The problem with modern agriculture.

I know there is a problem with ‘pests’ in agriculture. I know.

But from the point of view of the fungus, the wheat is the pest. Right? That is how nature/biodiversity works. If one species reaches plague proportions, like a vast field of wheat with nothing else growing in it, another comes in to take advantage of it.

That is the reason why we don’t see quintillions of wall-to-wall cockroaches, rats, or anything else taking over whole cities, countries, continents and eventually the entire planet with nothing else in sight. Because as soon as that happens, natural predators have a field day with them until the balance is restored.

That is the fundamental problem with modern agriculture isn’t it? The monocrop. So I don’t see how spraying ever-increasing quanities of poison onto the one species of plant you are trying to grow is going to change this fact. Even if you genetically engineer new species of wheat, the same principle applies. It’s like asking nature to change. It won’t ever happen because that’s the ‘nature’ of nature.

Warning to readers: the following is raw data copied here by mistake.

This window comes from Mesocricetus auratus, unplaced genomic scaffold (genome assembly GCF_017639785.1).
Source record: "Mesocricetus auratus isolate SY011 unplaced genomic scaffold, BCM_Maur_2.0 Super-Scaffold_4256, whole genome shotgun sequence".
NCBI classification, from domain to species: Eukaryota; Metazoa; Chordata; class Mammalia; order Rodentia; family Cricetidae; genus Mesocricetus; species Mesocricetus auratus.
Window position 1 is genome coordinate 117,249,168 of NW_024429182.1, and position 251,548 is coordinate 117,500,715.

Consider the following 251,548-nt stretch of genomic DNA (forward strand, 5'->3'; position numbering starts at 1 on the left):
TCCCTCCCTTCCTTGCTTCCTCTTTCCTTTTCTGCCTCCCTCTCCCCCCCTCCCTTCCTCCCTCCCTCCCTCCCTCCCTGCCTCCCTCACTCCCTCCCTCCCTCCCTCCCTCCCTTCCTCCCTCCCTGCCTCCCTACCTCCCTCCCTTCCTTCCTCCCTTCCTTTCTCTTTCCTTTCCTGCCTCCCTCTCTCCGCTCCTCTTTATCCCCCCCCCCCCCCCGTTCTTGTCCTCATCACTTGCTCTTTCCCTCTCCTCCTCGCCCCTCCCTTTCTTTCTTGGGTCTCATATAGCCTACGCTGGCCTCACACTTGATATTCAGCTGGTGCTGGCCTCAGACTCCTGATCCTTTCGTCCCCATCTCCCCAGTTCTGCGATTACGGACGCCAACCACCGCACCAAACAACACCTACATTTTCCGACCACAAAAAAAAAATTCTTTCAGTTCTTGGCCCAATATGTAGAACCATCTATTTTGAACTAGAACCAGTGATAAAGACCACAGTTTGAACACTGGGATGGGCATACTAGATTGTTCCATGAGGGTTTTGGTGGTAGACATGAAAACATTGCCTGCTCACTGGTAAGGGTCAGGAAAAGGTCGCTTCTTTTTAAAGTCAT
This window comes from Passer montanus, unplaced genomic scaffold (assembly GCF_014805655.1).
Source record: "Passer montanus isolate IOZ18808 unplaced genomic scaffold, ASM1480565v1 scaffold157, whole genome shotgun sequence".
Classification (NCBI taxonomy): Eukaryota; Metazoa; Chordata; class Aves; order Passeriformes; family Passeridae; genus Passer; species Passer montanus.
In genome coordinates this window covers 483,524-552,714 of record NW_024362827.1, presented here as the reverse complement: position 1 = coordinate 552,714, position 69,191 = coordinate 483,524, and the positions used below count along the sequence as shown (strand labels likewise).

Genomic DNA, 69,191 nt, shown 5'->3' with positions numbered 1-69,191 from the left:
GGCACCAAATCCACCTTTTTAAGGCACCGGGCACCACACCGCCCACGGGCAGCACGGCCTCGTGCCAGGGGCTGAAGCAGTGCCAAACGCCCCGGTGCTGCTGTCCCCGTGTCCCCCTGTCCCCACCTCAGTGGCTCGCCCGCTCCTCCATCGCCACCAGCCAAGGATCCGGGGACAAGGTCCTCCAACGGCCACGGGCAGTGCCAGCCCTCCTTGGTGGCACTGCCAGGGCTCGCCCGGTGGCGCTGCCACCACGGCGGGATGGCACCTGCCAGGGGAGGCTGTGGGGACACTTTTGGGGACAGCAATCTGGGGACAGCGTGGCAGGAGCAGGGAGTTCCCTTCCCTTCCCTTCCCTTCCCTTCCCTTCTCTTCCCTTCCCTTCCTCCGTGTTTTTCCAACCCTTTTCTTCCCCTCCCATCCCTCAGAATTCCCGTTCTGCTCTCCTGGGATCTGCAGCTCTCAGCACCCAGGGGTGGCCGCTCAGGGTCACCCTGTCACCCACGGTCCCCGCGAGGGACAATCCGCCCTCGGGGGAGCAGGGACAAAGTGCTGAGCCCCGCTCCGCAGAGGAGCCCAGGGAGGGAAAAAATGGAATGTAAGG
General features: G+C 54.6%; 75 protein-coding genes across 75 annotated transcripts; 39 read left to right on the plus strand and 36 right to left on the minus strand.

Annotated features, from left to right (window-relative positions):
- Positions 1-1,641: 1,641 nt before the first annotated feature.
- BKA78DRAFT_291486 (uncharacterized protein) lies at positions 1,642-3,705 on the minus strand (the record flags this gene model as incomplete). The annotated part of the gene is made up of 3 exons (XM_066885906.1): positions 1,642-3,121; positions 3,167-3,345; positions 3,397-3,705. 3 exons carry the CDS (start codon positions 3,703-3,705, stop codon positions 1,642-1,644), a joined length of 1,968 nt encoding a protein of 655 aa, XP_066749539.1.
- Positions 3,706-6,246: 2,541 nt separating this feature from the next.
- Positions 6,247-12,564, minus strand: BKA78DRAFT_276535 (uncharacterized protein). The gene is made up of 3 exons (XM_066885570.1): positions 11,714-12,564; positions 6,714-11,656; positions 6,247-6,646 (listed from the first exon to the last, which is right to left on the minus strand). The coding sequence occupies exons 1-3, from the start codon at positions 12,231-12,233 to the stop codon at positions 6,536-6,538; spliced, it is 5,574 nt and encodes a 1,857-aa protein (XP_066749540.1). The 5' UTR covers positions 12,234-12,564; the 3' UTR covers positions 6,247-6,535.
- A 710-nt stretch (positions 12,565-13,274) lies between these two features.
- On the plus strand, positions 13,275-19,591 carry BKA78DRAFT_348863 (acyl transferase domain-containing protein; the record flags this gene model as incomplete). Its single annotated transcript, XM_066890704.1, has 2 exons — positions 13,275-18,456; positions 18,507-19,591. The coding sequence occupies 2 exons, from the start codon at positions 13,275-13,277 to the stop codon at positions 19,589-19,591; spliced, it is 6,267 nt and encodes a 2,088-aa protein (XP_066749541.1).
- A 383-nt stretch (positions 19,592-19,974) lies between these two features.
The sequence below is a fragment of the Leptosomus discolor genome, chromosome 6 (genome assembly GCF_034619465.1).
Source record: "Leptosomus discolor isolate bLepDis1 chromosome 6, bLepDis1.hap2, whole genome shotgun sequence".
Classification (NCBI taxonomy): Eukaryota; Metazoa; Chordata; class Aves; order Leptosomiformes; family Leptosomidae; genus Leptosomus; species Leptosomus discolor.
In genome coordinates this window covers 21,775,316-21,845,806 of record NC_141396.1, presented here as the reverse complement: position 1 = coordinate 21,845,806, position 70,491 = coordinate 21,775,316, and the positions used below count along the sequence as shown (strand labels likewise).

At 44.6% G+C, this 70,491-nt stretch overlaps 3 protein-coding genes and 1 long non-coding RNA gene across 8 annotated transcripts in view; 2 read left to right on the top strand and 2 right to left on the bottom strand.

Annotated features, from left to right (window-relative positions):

I think you need a different approach, to grow different species together.
Maybe let the birds and frogs take care of the insects?

Same goes for humans, if there are too many humans, a disease will eventually come along and wipe half of us out too.

Goiânia accident.

Eco shoes review

David Saddington on climate change


So Here We Are:

Donald Trump Is Officially The President

How to access climate change science journal articles

I’m starting to get a bit pissed with people on this whole climate change issue.

Really I am. People are still disagreeing and it isn’t because of the underlying science being wrong or anything to do with that. It’s because their lifestyle is in jeopardy. Or their job. Or their world view.

I can tell you that scientists could not give a toss either way. The thing that matters most for any true scientist is data, getting as accurate data as possible, analysing the data, discussing the data, and perhaps drawing some conclusions based on the data.

A good scientist keeps an open mind. They accept the results. Most research scientists I know are voracious readers. They seek the truth.